Here is a fine example of how an opera can be presented effectively at relatively low cost with a dedicated, talented creative team, simple, minimalistic sets evoking the milieu, atmospheric lighting, colours and non-intrusive direction relying on the natural movement of the actors. Director Paola Rota should be congratulated for bringing Donizetti’s forgotten opera after 171 years’ slumber into shining focus at the Bergamo festival. The period is 12th-century England and the story is about an innocent young girl, Rosamunda Clifford, with whom Henry II fell in love, who in turn falls victim to the jealous rage of Queen Eleanor of Aquitaine. The underlying menace of this dismal story is well captured, and with Donizetti’s gorgeously melodic score it really hits home to an enthusiastic audience at Donizetti’s birthplace.
Jessica Pratt is one of the best bel canto sopranos today, and she is the star in the title role with her glorious, strong high notes and lovely legato singing. In the complex role of the scheming, murderous Queen, famous Italian soprano Eva Mei’s brilliant performance brings lots of excitement. In the lesser parts of Arturo the rejected lover and Clifford the anguished father, mezzo Raffaella Lupinacci and baritone Nicola Ulivieri are also very effective. The only weakness is the King, high tenor Dario Schmunck, who has some difficulty keeping up with the strain of high tessitura of this very demanding role.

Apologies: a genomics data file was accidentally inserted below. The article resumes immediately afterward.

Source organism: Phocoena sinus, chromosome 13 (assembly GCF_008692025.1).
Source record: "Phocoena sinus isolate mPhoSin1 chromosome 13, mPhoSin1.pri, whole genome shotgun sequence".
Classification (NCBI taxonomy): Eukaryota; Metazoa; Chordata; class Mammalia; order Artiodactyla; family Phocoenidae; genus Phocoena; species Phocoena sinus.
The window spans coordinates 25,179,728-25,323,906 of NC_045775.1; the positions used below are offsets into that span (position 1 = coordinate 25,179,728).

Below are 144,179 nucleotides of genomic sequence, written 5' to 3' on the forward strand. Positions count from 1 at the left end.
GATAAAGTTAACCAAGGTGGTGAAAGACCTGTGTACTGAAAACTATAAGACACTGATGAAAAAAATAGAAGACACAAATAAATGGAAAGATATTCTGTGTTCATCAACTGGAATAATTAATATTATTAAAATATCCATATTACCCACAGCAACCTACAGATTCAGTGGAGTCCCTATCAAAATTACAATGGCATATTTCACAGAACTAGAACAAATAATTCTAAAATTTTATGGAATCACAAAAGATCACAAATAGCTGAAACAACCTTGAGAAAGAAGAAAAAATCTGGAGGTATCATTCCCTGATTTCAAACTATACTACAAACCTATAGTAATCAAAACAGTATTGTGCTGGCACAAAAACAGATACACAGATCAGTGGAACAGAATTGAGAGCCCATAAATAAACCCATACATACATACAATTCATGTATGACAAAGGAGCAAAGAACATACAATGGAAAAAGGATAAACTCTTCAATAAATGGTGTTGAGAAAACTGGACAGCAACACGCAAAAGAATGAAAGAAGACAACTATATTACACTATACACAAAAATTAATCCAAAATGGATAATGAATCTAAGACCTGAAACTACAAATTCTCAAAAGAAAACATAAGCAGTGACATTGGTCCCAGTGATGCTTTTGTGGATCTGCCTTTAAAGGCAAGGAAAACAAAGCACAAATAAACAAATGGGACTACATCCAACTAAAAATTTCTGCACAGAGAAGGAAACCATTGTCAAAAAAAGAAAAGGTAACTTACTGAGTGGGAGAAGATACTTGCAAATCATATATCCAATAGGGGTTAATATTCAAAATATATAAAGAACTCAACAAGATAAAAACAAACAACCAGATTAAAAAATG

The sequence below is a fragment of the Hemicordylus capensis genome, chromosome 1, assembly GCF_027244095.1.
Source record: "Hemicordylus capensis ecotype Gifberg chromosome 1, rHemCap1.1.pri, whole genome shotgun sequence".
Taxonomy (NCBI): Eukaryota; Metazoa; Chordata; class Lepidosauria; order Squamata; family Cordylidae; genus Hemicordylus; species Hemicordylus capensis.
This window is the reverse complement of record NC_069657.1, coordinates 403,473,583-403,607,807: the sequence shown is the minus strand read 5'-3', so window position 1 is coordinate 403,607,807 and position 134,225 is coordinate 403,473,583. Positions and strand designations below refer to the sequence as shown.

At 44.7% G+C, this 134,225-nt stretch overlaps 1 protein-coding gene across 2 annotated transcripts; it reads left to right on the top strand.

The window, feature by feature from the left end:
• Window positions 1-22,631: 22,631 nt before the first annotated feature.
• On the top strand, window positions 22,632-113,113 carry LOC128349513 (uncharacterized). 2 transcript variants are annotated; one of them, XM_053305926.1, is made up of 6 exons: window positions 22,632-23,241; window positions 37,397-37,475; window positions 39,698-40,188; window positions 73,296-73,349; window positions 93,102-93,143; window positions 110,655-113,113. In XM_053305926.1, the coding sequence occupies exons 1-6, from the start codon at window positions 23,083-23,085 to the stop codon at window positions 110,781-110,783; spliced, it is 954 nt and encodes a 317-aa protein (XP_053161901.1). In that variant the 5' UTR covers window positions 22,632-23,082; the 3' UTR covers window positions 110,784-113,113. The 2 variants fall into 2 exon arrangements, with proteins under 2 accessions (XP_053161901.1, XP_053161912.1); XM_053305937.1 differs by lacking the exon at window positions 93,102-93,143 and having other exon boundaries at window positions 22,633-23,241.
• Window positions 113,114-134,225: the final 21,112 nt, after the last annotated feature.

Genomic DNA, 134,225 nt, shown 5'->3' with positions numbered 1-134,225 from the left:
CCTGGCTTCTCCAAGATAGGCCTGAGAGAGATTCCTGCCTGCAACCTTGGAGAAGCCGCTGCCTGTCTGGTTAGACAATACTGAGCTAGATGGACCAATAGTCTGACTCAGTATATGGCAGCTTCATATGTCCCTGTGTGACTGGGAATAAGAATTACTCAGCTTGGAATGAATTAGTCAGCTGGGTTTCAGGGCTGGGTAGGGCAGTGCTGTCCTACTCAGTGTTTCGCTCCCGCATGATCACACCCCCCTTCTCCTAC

My great delight and a major contributor to the success is young conductor Sebastiano Rolli. His innate grasp of the score (that he conducts from memory!), perfectly chosen tempi and deliciously accented pointing, are the mark of a great conductor in the making.